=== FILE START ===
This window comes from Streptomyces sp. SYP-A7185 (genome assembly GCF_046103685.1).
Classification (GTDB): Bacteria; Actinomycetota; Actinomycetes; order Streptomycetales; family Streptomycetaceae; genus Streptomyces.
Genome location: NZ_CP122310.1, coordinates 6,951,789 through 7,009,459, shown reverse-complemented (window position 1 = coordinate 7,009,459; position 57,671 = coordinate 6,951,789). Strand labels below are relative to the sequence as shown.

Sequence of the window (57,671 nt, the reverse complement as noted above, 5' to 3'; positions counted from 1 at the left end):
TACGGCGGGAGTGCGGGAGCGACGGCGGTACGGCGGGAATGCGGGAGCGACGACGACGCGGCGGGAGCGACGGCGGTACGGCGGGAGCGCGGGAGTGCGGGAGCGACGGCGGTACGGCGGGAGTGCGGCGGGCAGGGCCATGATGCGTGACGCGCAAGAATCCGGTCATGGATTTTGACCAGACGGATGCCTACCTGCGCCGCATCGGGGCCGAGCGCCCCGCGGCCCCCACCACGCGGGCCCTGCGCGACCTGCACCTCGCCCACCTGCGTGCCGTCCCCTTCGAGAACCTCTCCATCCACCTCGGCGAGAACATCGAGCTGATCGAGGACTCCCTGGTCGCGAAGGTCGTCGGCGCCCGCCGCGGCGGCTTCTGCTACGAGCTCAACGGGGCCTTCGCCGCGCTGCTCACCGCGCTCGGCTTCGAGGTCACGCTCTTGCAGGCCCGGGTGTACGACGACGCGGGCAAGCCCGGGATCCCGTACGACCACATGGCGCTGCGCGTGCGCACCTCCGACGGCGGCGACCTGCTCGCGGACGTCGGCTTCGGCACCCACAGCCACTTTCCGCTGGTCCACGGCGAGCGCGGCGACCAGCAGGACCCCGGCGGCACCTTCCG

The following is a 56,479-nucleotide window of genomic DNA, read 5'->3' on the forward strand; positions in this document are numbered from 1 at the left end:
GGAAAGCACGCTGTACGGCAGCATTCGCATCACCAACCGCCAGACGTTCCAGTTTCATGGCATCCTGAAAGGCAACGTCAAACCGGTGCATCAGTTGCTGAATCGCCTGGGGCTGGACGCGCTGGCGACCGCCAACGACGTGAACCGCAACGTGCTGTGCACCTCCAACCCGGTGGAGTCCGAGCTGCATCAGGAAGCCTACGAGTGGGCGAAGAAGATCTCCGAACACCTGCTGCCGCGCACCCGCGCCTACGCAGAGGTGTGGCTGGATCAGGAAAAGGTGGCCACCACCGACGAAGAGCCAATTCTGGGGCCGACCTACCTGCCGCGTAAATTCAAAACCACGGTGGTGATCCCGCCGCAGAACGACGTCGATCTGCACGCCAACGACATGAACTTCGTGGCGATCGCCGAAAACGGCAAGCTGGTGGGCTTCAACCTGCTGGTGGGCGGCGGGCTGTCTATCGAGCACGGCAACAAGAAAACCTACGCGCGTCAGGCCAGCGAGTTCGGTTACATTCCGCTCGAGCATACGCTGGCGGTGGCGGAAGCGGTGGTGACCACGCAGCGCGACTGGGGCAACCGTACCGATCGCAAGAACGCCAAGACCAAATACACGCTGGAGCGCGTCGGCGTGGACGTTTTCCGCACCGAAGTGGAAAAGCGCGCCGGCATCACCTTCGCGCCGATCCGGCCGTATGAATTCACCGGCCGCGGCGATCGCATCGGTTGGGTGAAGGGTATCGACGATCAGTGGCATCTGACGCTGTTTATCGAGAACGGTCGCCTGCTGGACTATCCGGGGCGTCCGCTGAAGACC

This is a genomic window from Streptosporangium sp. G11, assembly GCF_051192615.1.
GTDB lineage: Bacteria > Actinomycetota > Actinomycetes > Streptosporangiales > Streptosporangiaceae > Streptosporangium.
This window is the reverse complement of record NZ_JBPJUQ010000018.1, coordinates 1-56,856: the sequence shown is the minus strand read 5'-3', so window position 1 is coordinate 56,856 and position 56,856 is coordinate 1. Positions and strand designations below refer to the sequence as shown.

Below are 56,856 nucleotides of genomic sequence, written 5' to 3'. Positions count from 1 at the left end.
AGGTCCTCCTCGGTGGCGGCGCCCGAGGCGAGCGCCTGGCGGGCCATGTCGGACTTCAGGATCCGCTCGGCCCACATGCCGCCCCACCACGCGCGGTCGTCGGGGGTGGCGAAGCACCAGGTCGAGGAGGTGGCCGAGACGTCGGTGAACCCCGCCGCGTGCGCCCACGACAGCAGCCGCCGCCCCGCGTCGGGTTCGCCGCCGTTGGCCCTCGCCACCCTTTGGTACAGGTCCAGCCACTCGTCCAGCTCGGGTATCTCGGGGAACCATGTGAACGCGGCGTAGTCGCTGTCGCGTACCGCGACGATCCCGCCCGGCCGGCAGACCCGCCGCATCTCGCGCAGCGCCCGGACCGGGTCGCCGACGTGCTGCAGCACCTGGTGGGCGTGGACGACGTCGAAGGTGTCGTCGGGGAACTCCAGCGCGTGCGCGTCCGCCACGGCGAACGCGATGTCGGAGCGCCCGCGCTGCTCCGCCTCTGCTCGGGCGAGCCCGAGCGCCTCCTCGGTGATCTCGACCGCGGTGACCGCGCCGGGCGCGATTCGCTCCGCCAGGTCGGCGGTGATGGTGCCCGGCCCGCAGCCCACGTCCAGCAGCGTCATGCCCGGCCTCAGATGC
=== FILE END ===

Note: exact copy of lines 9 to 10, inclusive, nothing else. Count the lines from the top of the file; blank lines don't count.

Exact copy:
GTDB lineage: Bacteria > Actinomycetota > Actinomycetes > Streptosporangiales > Streptosporangiaceae > Streptosporangium.
This window is the reverse complement of record NZ_JBPJUQ010000018.1, coordinates 1-56,856: the sequence shown is the minus strand read 5'-3', so window position 1 is coordinate 56,856 and position 56,856 is coordinate 1. Positions and strand designations below refer to the sequence as shown.